Source: The Morung Express

The rise of Indian politician Narendra Modi from Chief Minister of a State to Prime Minister of the country, and now the global recognition of his leadership, all point to a new kind of politics that is taking shape, one that has more to do with pragmatism and not just some political dogma. The huge reception that was reserved for Mr Modi by the Indian-American community at the famed Madison Square Garden and his other successful public engagements during his recent visits to South Asian countries, Japan and the United States are all sign of the legitimacy that has been given to Modi’s leadership, first by the Indian electorate and now by the global community. With this wide acceptability, Mr Modi can now turn attention to providing the much needed leadership. That at one time Mr Modi was seen as the face of the Godhra riots in Gujarat and his kind of politics despised not just by his political opponents in India but even by the West. It is therefore truly a transformation that a leader once denied a visa to visit the US should be treated with admiration by the American people led by President Barack Obama. So how did this change take place? What kind of leaders do people really want to see in the 21stcentury? The answer to Modi’s rise and the new politics could well be found in these discourses.

Various factors have contributed to the rise of Modi. One is the failure of the decade long Congress led UPA governments to provide strong leadership to the country. Prime Minister Manmohan Singh was a gentleman but he did not have the strength and authority to lead a country of one billion plus people. India was yearning for a strong and capable leader. The Congress continued to waver on the leadership issue with Rahul Gandhi reluctant to enter the fray. The BJP on the other hand came out with a clear choice of Modi as the PM candidate. So you see, everyone admires a leader with a clear sense of mission and someone who will get things done. And this perhaps explains the rise of Modi. The other aspect of leadership that requires great consideration is the need to be inclusive. Given the negative image he had carried because of the Godhra riots, Modi had to work even harder to assure that he could unite all sections of people. In a country as diverse as India where there is plurality of caste, creed, religion, language, and region yet issues of peace and development are commonality that bring people together, political leadership must also necessarily be inclusive and broad based. This applies even to the Nagas where we have so many divisions and differences.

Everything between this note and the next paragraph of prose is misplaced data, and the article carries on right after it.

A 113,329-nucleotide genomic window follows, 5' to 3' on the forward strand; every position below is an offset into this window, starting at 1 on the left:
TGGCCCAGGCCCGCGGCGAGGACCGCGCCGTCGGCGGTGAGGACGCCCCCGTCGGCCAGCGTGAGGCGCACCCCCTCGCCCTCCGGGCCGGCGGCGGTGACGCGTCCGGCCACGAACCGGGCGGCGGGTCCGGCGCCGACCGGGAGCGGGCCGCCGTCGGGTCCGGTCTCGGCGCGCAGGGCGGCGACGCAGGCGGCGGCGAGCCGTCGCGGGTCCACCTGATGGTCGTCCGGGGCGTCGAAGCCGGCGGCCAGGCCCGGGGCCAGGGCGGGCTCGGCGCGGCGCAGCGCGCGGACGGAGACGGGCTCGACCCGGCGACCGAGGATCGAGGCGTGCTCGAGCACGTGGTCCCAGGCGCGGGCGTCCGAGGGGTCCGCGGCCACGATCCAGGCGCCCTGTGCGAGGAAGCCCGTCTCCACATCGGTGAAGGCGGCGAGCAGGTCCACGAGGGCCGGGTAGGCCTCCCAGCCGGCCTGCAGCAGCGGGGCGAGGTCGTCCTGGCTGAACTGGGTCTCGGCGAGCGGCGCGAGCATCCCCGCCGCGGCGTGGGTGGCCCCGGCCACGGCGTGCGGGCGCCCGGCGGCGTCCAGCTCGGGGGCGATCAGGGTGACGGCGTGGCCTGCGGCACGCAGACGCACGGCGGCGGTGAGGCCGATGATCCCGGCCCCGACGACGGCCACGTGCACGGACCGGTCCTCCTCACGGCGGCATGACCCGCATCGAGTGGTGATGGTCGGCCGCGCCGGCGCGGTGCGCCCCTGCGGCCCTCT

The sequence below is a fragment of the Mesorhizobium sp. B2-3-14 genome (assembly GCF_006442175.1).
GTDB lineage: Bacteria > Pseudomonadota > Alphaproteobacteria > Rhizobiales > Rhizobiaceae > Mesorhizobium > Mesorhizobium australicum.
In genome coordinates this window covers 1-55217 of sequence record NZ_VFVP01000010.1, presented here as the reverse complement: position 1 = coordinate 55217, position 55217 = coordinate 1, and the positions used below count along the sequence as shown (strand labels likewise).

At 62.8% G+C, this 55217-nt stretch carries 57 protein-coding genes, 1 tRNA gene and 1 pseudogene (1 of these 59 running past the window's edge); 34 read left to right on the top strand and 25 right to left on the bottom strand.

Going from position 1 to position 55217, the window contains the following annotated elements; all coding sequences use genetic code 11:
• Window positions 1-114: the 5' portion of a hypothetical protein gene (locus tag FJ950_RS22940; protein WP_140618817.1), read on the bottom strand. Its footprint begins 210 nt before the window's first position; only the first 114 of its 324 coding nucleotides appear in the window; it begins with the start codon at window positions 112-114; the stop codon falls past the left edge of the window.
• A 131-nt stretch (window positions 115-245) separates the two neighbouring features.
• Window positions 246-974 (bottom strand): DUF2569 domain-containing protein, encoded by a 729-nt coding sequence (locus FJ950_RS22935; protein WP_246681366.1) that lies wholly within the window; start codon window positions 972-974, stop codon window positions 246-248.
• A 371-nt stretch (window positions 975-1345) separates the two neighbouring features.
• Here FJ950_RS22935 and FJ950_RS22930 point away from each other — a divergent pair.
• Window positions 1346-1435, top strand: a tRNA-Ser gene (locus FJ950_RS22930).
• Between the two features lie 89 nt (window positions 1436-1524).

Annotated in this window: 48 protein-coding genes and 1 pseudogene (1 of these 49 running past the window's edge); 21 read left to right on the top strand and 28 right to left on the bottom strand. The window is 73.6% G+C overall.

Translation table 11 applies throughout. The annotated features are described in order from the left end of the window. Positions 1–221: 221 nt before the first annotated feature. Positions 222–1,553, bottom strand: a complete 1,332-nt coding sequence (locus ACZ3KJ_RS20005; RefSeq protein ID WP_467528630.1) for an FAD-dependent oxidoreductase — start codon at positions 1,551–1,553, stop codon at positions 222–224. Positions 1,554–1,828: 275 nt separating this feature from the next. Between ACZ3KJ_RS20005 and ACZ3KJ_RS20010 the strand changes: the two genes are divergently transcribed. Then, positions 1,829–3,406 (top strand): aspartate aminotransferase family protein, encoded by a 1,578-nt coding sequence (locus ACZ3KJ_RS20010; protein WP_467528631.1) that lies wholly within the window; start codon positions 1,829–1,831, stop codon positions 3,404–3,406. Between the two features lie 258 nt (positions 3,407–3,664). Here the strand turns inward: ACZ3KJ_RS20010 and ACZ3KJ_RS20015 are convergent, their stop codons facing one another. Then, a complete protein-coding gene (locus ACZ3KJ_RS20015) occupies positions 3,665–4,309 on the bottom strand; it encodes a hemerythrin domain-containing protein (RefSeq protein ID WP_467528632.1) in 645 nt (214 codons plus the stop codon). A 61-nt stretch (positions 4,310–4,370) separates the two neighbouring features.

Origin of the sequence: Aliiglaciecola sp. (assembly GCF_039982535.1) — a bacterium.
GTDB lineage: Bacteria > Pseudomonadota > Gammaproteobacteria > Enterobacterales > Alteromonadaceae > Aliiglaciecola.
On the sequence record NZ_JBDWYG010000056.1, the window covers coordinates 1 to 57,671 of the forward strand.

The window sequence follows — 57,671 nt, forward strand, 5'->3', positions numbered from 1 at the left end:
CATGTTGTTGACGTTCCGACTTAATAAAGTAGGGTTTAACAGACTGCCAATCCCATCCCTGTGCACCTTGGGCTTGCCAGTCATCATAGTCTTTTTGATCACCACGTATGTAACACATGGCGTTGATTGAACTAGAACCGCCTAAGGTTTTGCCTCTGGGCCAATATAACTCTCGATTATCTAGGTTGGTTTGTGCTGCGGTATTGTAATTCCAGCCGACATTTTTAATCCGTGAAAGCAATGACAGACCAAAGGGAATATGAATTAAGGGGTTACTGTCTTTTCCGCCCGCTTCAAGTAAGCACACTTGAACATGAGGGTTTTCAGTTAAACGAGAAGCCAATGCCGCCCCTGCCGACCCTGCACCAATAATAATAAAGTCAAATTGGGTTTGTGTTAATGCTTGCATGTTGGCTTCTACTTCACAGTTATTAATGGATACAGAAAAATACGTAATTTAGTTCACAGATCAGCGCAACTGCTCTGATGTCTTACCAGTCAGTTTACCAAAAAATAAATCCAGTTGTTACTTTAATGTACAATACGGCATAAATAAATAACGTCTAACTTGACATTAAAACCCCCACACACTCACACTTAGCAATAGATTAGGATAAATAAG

Modi and his party the BJP is essentially a conservative-right wing party in orientation. The BJP has its own core ideology such as building of a Ram Temple at Ayodhya, imposition of uniform civil code and abolition of Article 370 (giving special guarantees to the State of Jammu & Kashmir). Now ever since Modi took office as PM, heading the BJP led NDA government, there is hardly any talk of ideology and much more emphasis has been given to things like governance, leadership, foreign policy, national security, economic recovery, institutional reforms, Centre-State relations, development programmes etc. The rise of Modi is closely linked to the erosion of ideology, at least when it comes to leadership and governance. Mr Modi would do well to continue in this path of pragmatism and inclusive model of governance if his leadership is to be acknowledged beyond the present.